Birds Of Central Park: Audubon's Watercolors
Audubon's spectacular watercolors depict year-round residents of Central Park and migratory denizens, as well as several rare species. In these dazzling drawings, Audubon's innovations in the fields of art and natural history are apparent. He not only rendered the birds life-size, but also captured their lively interactions, sometimes with anthropomorphic characteristics, in cutting-edge, experimental mixed media. The names of species in the exhibition labels do not always reflect current nomenclature.*
In 1863 the Historical Society purchased this rare trove of watercolors, deemed by some a national treasure, directly by subscription from the famed naturalist's widow, Lucy Bakewell Audubon (1787–1874). Normally four to six at a time are showcased in quarterly annual migrations in the Historical Society's Henry Luce III Center for the Study of American Culture in the "Audubon Niche." But on this sesquicentennial occasion, a larger selection is installed in honor of Central Park, Frederick Law Olmsted's and Calvin Vaux's "natural" Manhattan oasis for birds and humans.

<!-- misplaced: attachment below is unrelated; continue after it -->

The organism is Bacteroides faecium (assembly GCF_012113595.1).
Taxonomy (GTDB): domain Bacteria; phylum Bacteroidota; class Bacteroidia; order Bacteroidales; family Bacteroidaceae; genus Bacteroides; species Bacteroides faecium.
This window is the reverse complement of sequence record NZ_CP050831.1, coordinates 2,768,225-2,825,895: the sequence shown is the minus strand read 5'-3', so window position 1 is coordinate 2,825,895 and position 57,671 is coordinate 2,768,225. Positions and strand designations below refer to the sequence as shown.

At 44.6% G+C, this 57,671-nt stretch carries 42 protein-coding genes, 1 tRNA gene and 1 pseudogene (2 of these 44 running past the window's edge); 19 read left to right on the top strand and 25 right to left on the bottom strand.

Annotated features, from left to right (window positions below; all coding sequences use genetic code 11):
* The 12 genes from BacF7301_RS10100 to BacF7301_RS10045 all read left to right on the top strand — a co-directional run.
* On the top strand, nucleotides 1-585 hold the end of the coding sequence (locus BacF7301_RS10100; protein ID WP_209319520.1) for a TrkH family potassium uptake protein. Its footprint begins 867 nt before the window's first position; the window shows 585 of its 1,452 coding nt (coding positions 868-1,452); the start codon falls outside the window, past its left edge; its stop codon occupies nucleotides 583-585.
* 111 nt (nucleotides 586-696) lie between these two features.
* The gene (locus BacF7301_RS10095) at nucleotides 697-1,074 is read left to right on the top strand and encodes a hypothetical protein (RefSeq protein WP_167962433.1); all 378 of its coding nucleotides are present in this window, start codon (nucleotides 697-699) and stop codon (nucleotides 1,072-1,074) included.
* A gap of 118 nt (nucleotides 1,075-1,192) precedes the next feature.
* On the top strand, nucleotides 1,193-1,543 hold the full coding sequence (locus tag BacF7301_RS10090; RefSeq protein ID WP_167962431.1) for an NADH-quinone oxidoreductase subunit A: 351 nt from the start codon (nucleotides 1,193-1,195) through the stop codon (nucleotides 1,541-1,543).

* Due to developments in ornithology and taxonomy, some of the birds that Audubon "captured," while having similar names to birds inhabiting Central Park, may not, in fact, be the identical avian species.